Second, we should further strengthen price monitoring of major commodities and shift monitoring priorities forward. From China's CPI and PPI (producer price index) changes in the past, an unusual fluctuation in commodity prices is generally closely linked to the fluctuation in the prices of some major commodities. For example, the drastic fluctuation in hog price has an important influence on CPI fluctuation, while changes in prices of bulk commodities such as petroleum and steel produce an important impact on PPI. Therefore, to monitor and give a warning against unusual price fluctuations requires us to focus on some major commodities. Factors affecting price changes in such commodities vary greatly. For example, the price fluctuation in agricultural and livestock products such as hogs is more obviously affected by supply changes, while the petroleum price fluctuation is more subject to international factors. We should also recognize that, among macroeconomic indicators, price is a lagged indicator, and the price of any commodity at any point in time is virtually the initial result of the combined action of many factors. That is, to monitor and give a warning as to prices of major commodities, it is necessary to shift monitoring priorities forward, find out primary factors affecting the change of commodity prices, identify related indicators from these factors and, by monitoring these indicators, predict the trend in subsequent price changes. Currently, China has initially established monitoring systems for some major commodities; for example, regular monitoring is conducted on livestock products such as hogs in terms of price, the number of breeding stock and the number of hogs for sale, etc., and such bulk commodities as coal, steel and refined oil are also monitored as to price, production and inventory. It is suggested that efforts be made to further improve price monitoring systems for major commodities and, on the basis of price monitoring in particular, pay more attention to monitoring some important indicators affecting the supply and demand of major commodities by shifting monitoring priorities forward, so that we can truly give warnings of unusual price fluctuations in advance.

Third, we should further improve monitoring information release systems. At present, the country's price monitoring remains inadequate coverage, monitoring information has yet to be improved in terms of timeliness and continuity, and inadequacies in release of price monitoring information are more apparent. Because it is common that monitoring information collected by various departments and agencies cannot be released in a timely, all-round and continuous manner, the accuracy of price analysis, prediction and warning is affected to a certain degree. It is suggested that we further improve and strengthen monitoring information release systems and especially, specify the release system on monitoring information by government departments and make provisions on the timeliness and continuity of information release.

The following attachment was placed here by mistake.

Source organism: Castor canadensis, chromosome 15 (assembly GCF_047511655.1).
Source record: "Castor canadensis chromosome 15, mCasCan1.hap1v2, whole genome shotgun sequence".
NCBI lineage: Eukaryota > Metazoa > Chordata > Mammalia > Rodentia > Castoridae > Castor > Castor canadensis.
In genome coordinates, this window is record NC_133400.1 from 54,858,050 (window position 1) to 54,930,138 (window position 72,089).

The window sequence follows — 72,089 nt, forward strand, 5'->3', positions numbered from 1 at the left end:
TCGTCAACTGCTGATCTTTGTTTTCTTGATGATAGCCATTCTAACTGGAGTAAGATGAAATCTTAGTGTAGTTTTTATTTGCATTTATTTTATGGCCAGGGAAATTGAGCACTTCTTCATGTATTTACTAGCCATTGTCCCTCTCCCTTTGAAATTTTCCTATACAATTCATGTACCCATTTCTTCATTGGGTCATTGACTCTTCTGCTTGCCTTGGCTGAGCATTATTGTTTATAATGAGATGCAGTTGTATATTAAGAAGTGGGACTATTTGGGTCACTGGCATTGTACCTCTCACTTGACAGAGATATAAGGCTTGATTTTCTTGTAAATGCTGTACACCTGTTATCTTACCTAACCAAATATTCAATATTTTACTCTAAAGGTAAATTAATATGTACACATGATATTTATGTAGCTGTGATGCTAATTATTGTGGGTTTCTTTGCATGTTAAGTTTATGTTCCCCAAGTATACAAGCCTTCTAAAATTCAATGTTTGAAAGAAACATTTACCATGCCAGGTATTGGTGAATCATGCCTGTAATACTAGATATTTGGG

II. Pay Attention to Effects Induced by Monetary Factors on Commodity Prices, and Keep Monetary Policy Stable

Among major factors affecting commodity prices, monetary factors are the focus of attention. Milton Friedman, a leading proponent of the monetarist school of economics, maintained that there may be many reasons for short-term change in the price of a particular commodity and in the general price level. But long-term and lasting inflation is always a monetary phenomenon, caused by the growth of money exceeding that of gross output. The change in monetary policy has a direct effect on monetary supply and demand and then produces major effects on real economy, asset prices and the general trend of price. To keep commodity prices basically stable, monetary policy is required to remain stable. But monetary policy is also an important means of macroeconomic control, and at the operational level, whether or not to adjust monetary policy requires attention to be paid not only to price changes but also to such aspects as economic growth. Based on past experiences in the change of monetary supply and commodity prices, the change of monetary supply also has a significant influence on that of commodity prices, but such influence lags behind. At the same time, major and minor adjustments in monetary policy will produce different effects on commodity prices, and a dramatic change in a short period of time will have a great lagged impact on prices. The longer an adjustment in monetary policy lasts, the more noticeable the accumulative effect of monetary policy is and the greater influence the monetary policy has on prices in the later period. Considering the features of monetary policy and the characters of its influence on prices, it is suggested that when monetary policy is adjusted, consideration be given to diverse objectives, and a neutral monetary policy be implemented by considering both short-term and long-term effects of the policy.